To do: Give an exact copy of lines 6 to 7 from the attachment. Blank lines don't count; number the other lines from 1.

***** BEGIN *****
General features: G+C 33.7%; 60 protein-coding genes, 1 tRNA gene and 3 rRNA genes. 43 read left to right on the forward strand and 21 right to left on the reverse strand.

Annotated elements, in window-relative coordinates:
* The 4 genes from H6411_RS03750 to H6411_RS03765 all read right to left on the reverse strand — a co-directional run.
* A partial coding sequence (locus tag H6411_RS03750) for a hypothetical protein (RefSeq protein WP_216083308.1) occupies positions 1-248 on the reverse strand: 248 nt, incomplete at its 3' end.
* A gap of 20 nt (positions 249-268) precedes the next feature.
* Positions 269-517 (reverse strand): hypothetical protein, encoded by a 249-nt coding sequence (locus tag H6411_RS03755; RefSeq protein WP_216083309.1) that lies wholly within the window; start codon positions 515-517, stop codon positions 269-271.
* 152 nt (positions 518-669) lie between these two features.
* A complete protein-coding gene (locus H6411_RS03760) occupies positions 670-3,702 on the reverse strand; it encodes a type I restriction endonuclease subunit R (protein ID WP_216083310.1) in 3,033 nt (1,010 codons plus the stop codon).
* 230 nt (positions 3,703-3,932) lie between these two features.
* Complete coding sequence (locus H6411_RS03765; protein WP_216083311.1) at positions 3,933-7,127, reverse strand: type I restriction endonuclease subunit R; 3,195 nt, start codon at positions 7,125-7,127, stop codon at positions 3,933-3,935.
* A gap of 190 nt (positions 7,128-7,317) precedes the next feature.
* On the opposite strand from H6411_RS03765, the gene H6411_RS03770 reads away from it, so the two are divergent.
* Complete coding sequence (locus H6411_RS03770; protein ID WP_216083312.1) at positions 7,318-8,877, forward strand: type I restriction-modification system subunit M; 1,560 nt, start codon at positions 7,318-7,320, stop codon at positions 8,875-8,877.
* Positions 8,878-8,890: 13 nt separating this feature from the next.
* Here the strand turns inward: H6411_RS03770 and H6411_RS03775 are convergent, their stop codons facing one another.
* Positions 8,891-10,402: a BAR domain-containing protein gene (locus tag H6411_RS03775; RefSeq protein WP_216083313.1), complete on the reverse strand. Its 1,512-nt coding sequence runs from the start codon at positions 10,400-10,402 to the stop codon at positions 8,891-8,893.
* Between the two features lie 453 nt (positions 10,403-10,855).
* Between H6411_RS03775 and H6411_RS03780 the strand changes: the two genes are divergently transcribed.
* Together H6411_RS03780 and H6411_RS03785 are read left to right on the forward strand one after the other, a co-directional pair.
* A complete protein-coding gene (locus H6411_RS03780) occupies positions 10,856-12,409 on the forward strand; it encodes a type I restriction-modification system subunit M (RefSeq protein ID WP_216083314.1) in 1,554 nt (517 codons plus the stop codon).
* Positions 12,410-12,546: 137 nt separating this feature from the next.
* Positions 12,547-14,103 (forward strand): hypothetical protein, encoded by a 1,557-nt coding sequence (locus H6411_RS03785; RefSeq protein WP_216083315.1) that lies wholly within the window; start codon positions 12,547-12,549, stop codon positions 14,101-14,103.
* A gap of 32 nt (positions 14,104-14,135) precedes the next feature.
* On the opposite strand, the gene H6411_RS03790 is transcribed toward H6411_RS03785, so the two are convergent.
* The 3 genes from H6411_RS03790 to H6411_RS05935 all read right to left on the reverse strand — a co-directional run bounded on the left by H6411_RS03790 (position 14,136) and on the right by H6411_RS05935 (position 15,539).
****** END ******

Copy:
* Positions 269-517 (reverse strand): hypothetical protein, encoded by a 249-nt coding sequence (locus tag H6411_RS03755; RefSeq protein WP_216083309.1) that lies wholly within the window; start codon positions 515-517, stop codon positions 269-271.
* 152 nt (positions 518-669) lie between these two features.